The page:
The Marginal Safari by P-NewHollandPublis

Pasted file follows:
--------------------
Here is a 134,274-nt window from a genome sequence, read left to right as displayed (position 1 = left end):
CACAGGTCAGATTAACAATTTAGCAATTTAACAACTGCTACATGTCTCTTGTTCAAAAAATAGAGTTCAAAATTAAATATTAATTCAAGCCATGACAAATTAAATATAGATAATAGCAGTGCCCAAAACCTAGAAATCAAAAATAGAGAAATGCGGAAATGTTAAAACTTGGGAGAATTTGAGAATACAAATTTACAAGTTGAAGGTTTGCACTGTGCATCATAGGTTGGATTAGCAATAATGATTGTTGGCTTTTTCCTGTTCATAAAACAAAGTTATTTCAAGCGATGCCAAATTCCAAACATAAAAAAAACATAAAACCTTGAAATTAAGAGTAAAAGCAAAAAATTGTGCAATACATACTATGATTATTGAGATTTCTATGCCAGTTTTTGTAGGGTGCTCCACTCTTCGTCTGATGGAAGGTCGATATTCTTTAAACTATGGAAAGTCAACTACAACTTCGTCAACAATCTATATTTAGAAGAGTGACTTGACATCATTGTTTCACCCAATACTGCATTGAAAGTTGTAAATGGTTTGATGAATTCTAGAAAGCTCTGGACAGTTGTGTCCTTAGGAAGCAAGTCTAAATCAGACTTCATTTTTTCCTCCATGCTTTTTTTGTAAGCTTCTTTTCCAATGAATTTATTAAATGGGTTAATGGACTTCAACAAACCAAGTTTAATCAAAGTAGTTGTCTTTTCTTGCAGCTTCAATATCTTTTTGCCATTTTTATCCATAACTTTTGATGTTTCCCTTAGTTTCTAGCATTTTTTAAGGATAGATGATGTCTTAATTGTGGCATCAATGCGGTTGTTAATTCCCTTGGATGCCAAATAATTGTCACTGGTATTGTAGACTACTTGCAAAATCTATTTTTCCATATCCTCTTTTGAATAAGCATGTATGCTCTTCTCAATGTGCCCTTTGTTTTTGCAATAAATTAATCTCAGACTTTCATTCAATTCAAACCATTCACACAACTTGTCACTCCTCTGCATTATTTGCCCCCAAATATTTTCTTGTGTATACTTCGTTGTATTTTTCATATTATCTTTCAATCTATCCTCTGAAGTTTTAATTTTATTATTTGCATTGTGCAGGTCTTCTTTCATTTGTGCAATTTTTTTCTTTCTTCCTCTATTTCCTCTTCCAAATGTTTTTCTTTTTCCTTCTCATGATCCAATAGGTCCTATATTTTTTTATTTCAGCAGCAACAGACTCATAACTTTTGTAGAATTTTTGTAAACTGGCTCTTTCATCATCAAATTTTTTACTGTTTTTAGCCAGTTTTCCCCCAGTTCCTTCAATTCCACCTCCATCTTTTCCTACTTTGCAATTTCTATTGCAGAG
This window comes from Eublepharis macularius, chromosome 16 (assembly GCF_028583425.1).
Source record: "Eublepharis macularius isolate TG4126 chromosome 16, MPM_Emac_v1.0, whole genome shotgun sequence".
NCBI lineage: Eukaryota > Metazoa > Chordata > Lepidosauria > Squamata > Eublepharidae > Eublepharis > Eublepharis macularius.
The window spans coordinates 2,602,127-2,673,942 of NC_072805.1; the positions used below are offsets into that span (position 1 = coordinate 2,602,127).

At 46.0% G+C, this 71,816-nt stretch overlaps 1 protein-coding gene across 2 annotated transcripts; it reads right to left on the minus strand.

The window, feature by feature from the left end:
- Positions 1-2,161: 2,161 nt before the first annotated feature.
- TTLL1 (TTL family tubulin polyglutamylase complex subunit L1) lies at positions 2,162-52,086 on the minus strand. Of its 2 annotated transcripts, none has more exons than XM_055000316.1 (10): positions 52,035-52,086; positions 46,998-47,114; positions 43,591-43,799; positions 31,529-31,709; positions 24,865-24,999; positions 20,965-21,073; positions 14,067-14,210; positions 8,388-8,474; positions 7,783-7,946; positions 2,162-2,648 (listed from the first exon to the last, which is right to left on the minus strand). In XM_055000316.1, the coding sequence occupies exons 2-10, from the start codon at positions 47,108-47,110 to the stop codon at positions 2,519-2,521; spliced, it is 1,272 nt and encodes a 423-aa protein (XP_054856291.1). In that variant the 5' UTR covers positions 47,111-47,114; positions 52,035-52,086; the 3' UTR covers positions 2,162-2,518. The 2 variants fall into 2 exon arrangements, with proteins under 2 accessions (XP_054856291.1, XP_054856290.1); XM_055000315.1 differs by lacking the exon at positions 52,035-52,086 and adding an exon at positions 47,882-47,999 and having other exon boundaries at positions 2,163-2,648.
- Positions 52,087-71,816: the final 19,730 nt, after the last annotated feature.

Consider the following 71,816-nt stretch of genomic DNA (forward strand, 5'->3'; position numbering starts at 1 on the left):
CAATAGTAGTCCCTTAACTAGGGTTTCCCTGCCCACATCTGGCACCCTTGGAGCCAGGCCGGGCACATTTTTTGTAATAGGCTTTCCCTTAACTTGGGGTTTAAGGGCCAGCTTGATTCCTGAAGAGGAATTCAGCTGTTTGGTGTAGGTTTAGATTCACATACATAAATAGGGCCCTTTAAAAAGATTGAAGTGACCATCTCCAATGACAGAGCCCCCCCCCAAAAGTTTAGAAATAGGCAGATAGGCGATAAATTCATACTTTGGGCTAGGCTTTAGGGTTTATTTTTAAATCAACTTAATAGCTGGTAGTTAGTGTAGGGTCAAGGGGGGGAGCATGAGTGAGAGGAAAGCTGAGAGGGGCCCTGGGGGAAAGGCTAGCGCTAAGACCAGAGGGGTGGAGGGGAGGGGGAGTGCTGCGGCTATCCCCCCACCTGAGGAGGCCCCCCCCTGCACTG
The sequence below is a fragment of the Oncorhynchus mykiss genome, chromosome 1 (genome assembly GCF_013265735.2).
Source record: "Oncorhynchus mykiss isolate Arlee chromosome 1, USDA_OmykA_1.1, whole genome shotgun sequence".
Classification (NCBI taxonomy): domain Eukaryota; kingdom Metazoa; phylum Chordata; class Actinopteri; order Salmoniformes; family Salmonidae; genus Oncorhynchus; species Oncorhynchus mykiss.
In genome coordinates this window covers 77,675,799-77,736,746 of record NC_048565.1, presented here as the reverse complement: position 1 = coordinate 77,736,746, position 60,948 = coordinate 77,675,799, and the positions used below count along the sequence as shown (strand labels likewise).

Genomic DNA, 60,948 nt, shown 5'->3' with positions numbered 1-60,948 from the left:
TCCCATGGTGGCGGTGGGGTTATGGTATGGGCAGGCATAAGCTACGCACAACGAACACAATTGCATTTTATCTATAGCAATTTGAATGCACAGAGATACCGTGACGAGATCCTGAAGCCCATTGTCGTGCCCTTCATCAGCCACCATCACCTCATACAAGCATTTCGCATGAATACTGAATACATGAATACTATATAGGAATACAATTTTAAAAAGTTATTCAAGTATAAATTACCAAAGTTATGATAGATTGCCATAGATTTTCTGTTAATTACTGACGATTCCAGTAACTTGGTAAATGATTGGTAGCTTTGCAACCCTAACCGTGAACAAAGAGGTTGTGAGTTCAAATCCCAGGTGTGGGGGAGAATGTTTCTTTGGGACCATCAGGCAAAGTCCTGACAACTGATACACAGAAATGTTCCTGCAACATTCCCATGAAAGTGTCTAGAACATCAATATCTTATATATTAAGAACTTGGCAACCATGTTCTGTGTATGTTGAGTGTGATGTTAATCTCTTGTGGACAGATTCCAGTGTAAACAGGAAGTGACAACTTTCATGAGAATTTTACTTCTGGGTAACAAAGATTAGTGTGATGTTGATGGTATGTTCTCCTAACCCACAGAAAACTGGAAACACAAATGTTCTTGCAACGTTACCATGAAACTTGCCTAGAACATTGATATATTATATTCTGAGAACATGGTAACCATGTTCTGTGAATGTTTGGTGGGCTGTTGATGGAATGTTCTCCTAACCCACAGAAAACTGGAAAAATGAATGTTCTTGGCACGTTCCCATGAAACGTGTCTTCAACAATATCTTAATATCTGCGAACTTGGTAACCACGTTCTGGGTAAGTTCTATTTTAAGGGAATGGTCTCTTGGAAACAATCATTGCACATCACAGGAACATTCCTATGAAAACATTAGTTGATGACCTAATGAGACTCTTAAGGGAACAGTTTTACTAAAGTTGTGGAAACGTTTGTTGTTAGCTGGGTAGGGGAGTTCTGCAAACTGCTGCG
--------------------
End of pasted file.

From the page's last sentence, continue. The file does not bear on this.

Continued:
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"I've been craving the road for some time," writes Justin Fox – odd words for this most seasoned of travel writers. But there is more to it: "Restless, anxious about an uneventful slide into my late 30s ..." And thus begins ten thousand kilometres around the edge of the Republic. Hugging the comforts which distance offers agitated souls, he bears east from Cape Town. This is fatherland, and for Justin his father's land, which the famous architect Revel Fox has marked as much as he had shaped his son's own identity. Justin tarries at outposts and towns; he skips entire cities to favour the off-beat treasures of characters fashioned less by convention than by their own battles against nature or circumstance. Back home his dad is fighting cancer. Having travelled with acute observation he reports like a novelist, stringing together scenes, pictures, communities and characters to form a totality of what South Africa is today as seen from its margins: a sad, exciting clash of histories and stories.

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